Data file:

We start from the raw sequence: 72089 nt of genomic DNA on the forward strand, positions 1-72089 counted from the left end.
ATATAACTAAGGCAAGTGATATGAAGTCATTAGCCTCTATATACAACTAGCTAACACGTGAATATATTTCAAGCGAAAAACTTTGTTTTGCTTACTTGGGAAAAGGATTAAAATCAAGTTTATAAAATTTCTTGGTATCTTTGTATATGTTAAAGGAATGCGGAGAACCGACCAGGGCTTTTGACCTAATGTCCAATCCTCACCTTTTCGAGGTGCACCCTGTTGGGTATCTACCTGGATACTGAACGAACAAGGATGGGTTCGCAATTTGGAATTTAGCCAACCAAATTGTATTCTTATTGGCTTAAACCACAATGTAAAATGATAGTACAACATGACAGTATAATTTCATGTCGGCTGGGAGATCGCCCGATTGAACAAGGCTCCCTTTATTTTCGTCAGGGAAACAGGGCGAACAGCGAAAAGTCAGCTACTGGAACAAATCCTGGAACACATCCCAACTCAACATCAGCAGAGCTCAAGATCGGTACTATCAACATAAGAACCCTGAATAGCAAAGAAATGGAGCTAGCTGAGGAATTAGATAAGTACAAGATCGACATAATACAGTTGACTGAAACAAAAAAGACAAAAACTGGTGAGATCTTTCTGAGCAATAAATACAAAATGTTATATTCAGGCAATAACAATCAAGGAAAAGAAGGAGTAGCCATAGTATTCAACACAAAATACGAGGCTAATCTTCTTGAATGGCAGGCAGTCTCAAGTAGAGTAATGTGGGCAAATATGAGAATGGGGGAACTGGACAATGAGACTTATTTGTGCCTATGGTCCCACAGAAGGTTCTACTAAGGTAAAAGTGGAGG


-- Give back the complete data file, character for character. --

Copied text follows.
We start from the raw sequence: 72089 nt of genomic DNA on the forward strand, positions 1-72089 counted from the left end.
ATATAACTAAGGCAAGTGATATGAAGTCATTAGCCTCTATATACAACTAGCTAACACGTGAATATATTTCAAGCGAAAAACTTTGTTTTGCTTACTTGGGAAAAGGATTAAAATCAAGTTTATAAAATTTCTTGGTATCTTTGTATATGTTAAAGGAATGCGGAGAACCGACCAGGGCTTTTGACCTAATGTCCAATCCTCACCTTTTCGAGGTGCACCCTGTTGGGTATCTACCTGGATACTGAACGAACAAGGATGGGTTCGCAATTTGGAATTTAGCCAACCAAATTGTATTCTTATTGGCTTAAACCACAATGTAAAATGATAGTACAACATGACAGTATAATTTCATGTCGGCTGGGAGATCGCCCGATTGAACAAGGCTCCCTTTATTTTCGTCAGGGAAACAGGGCGAACAGCGAAAAGTCAGCTACTGGAACAAATCCTGGAACACATCCCAACTCAACATCAGCAGAGCTCAAGATCGGTACTATCAACATAAGAACCCTGAATAGCAAAGAAATGGAGCTAGCTGAGGAATTAGATAAGTACAAGATCGACATAATACAGTTGACTGAAACAAAAAAGACAAAAACTGGTGAGATCTTTCTGAGCAATAAATACAAAATGTTATATTCAGGCAATAACAATCAAGGAAAAGAAGGAGTAGCCATAGTATTCAACACAAAATACGAGGCTAATCTTCTTGAATGGCAGGCAGTCTCAAGTAGAGTAATGTGGGCAAATATGAGAATGGGGGAACTGGACAATGAGACTTATTTGTGCCTATGGTCCCACAGAAGGTTCTACTAAGGTAAAAGTGGAGG